Mystery Ford Model Due Next Year
So what will be the next iconic nameplate to be revived under Ford’s trip down memory lane as the company continues to expand its truck lineup?
Media reports suggest Ford will resurrect its Maverick car name on an all-new compact pickup.
Room to Shrink
In a presentation to Bank of America, Ford confirmed it will launch a new vehicle next year. An image of the vehicle hidden underneath a sheet appears to show the outline of a truck.
It’s listed as one of the new products that will be built at Ford’s Michigan Assembly Plant in Wayne, Mich., and/or Hemosillo, Mexico, factory. The former builds the midsize Ranger pickup and Bronco SUVs, while the latter makes the Bronco Sport.
Ford identified the unnamed model simply as “whitespace,” indicating it will target an untapped segment—or at least one in which Ford currently doesn’t compete. Such as the compact pickup market, which has disappeared since Chevy dropped the S-10 15 years ago and Ford discontinued the previous generation Ranger in 2011 as the market migrated up in size and price, Muscle Cars & Trucks notes.
Ford reportedly showed the new small truck, which is expected to share a unibody platform with the Bronco Sport and start at under $20,000, to dealers earlier this year.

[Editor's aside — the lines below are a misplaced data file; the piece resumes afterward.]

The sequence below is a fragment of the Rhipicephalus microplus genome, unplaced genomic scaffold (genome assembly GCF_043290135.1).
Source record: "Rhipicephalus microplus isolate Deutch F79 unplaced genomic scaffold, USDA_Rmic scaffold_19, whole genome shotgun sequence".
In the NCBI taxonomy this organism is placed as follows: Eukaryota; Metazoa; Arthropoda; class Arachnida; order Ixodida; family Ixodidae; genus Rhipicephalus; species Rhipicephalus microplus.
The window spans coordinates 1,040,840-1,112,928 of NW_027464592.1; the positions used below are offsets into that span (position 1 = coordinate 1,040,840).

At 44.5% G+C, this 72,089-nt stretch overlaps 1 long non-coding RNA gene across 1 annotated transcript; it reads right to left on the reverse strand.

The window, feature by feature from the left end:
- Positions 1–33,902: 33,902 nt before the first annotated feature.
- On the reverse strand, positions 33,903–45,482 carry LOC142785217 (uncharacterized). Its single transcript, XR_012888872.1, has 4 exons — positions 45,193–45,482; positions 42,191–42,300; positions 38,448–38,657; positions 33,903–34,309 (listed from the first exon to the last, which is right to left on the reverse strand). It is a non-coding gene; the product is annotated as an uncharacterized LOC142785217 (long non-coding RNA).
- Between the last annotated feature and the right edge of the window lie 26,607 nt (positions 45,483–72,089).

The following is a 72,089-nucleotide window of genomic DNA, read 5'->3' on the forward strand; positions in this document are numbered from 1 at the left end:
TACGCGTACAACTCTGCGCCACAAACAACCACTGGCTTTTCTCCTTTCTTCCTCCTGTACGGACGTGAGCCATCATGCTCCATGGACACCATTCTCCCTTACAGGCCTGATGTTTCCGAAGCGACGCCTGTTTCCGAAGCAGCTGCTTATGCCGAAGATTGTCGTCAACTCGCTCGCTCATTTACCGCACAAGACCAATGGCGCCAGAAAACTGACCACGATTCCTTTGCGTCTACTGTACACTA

Unlike Bronco and Ranger, Maverick is not a historic truck name.
1972 Maverick Grabber
The name was introduced in 1969 on a rear-drive compact car as a sidekick to the Mustang. Conceived as an import fighter to compete against a growing wave of small Japanese models—as well as the Chevrolet Nova and Dodge Dart—the Maverick featured a long hood and fastback roof.
Ford dropped the car in the U.S. in 1977 and two years later in South America. But the carmaker later used the name on several SUVs in Europe and Australia, including rebadged Nissan models, from the late 1980s to early 2000s.
Over the last few years, Ford has renewed trademarks on the Maverick name. And if the upcoming Mustang Mach E is any indication, the company has no problem repurposing a name for a completely different type of vehicle.
Effective management is a timeless skill—as demonstrated by this treasure of an article from the AutoBeat Group archive. Although the tools of the trade have changed and proliferated, the basics remain the same. Here are 8 old school (and just darn practical) rules for being an excellent manager.
Chinese electric-car startup Nio Inc. is forming a manufacturing joint venture with Beijing E-Town International Investment and Development Co., which is investing 10 billion yuan ($1.5 billion) in the business.
I'm not talking about a plastic Revell model of a '57 Chevy, but a real vehicle, one that rolls off an assembly line in 1999 with another 99,999 just like it right behind. Is it possible, or is this just a fantasy of the marketing department at Elmer's?